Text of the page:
Summer Cookout Food Safety
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Summer is here and chances are you have started to use your grill more frequently. When you are preparing food for yourself and others it is important to keep food safety in mind.
Did you know that alcohol-based hand sanitizers are not effective against all pathogens, especially one of the top pathogens that cause foodborne illness called Norovirus. So before touching food, always wash hands using soap and warm water for at least 20 seconds. It is also important to rewash your hands if coming into contact with raw meat, soiled items, or after using the restroom.
When prepping food, ensure your equipment such as cutting boards, utensils, and prep areas have been correctly cleaned and sanitized. Wash your produce under running water that is slightly warmer than the produce, utilizing friction to assist in removing soil, debris and bacteria. Don’t forget to pull apart any leafy greens to ensure the whole product is rinsed.
Something that many people are not aware of is the risk of marinating foods on the counter. Always place marinating food in the refrigerator. If the marinade will be pulling double duty as a sauce, make sure to reserve some marinade that has not touched the raw meat.
You will want to take steps to avoid cross-contamination, which is a hazard for food-borne illness. Make sure you do not use the same
cutting board, prep surface or cutlery to prep your produce that has been used to prep raw meat, fish, or poultry without washing, rinsing and sanitizing these items first.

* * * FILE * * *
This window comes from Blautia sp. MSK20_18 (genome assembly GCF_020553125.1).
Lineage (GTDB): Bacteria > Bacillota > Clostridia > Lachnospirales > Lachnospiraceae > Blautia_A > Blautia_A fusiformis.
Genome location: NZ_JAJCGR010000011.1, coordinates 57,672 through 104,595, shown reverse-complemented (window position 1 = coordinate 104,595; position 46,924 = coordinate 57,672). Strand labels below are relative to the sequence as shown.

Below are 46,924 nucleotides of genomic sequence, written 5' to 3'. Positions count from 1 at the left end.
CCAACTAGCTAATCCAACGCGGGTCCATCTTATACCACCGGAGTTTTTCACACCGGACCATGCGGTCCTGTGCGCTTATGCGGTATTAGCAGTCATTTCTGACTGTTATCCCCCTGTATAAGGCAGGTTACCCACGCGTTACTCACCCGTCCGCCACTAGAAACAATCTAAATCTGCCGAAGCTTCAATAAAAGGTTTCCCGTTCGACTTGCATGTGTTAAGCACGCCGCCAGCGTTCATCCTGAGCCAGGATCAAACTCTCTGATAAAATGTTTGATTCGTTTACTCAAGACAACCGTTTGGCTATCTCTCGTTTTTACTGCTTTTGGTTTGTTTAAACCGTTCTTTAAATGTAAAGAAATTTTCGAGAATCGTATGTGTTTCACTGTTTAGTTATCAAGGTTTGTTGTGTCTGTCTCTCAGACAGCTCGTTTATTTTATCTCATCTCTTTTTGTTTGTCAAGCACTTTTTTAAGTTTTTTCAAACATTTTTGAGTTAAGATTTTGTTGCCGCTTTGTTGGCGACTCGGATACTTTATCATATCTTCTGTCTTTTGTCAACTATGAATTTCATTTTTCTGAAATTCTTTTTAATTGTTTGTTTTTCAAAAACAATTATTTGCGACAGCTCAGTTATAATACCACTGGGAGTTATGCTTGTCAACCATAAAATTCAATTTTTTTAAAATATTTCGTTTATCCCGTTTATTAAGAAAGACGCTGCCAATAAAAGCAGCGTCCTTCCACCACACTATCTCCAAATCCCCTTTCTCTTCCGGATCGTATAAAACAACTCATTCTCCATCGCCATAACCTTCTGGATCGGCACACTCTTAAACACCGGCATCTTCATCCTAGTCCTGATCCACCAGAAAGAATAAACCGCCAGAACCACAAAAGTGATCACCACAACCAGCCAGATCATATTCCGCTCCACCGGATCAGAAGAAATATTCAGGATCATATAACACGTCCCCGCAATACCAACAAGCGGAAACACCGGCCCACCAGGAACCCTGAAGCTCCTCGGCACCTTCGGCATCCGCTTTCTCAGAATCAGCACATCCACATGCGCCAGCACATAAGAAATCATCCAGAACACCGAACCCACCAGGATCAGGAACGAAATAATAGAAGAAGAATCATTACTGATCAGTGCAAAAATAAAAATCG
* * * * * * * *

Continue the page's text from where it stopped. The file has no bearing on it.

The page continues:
The Temperature Danger Zone
As most know, it is best practice to always wash your hands before preparing food, but did you know there is a temperature danger zone that certain foods should be kept out of? Temperatures between 41-135°F are what is referred to as the Temperature Danger Zone. The more time bacteria have in this zone, the more opportunity they have to grow to unsafe levels. Toss food in the compost bin or trash after spending 4 hours in this zone, or one hour if the temperature is over 90°F.
Foods such as dairy, meat, fish, leafy greens, and heat-treated plant-based foods (such as cooked beans or vegetables) are best kept safe at temperatures either below 41°F or above 135°F.
Minimal Internal Cooking Temperatures
Knowing the minimum internal cooking temperatures of foods and utilizing a food thermometer are excellent ways of combating foodborne illness. Whole cuts of beef, pork and fish require cooking to temperatures of at least 145°F. Ground meat has a higher minimum internal cooking temperature (158°F) and chicken requires the highest minimum internal cooking temperature of 165°F. After ensuring your thermometer is correctly calibrated, the probe can be inserted into food to ensure it is cooked to the appropriate temperature as stated above. When testing the temperature of whole cuts of meat, insert the probe horizontally, to the center of the meat, instead of vertically for a more accurate reading.
Enjoy your cookouts this Summer and keep your food safe by following the food safety guidelines. For more information on additional food safety information please visit our Food Safety Portal.